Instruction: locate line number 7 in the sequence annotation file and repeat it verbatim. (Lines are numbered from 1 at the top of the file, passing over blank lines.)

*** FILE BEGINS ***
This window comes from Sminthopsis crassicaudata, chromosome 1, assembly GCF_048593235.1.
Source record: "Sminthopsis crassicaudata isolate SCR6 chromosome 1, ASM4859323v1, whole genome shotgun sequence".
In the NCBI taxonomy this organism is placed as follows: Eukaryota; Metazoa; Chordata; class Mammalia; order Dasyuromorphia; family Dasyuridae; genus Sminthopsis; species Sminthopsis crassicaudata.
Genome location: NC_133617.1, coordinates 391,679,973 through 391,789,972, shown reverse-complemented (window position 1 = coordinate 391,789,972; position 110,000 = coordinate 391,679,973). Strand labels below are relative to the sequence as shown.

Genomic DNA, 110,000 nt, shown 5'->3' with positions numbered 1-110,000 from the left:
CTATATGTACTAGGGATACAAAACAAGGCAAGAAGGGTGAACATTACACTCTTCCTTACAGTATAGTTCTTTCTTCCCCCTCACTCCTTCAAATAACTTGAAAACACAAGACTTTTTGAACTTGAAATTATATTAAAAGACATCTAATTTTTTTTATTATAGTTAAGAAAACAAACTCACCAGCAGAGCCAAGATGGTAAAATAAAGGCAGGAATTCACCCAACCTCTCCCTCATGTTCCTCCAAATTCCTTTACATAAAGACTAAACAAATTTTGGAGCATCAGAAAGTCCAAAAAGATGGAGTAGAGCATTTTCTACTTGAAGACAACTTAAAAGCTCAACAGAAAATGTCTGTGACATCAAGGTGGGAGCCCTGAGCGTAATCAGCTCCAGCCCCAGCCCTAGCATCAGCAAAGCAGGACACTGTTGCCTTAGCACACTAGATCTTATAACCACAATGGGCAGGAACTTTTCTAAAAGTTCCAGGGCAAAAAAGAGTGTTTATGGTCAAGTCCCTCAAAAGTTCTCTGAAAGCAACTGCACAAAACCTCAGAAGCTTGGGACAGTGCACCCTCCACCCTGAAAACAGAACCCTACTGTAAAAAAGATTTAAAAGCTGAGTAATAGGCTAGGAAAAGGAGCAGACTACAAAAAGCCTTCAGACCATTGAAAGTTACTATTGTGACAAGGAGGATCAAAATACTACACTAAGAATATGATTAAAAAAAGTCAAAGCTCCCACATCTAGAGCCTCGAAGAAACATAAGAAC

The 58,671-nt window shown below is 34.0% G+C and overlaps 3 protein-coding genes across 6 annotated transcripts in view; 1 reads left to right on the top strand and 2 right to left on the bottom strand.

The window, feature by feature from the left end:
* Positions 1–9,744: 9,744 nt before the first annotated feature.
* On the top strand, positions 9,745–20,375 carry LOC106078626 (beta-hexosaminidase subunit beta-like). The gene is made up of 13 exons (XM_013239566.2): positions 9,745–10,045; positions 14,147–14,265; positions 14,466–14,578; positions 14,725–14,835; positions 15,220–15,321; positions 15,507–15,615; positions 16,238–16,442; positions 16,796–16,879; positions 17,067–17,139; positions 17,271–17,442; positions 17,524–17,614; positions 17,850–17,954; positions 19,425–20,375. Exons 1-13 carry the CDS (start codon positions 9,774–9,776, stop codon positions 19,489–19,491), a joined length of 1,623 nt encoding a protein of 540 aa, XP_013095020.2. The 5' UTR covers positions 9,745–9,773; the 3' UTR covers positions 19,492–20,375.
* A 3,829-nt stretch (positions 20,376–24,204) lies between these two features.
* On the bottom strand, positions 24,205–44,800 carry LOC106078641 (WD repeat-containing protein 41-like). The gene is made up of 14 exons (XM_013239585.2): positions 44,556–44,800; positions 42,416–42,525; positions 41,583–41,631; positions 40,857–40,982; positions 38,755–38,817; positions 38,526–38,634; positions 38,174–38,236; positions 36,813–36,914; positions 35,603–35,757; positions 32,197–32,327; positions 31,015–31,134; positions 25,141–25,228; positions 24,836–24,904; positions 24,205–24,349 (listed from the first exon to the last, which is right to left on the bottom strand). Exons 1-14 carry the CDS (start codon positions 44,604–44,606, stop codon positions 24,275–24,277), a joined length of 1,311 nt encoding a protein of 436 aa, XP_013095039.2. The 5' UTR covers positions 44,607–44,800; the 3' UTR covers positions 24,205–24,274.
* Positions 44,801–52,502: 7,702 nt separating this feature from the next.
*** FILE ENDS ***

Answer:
The 58,671-nt window shown below is 34.0% G+C and overlaps 3 protein-coding genes across 6 annotated transcripts in view; 1 reads left to right on the top strand and 2 right to left on the bottom strand.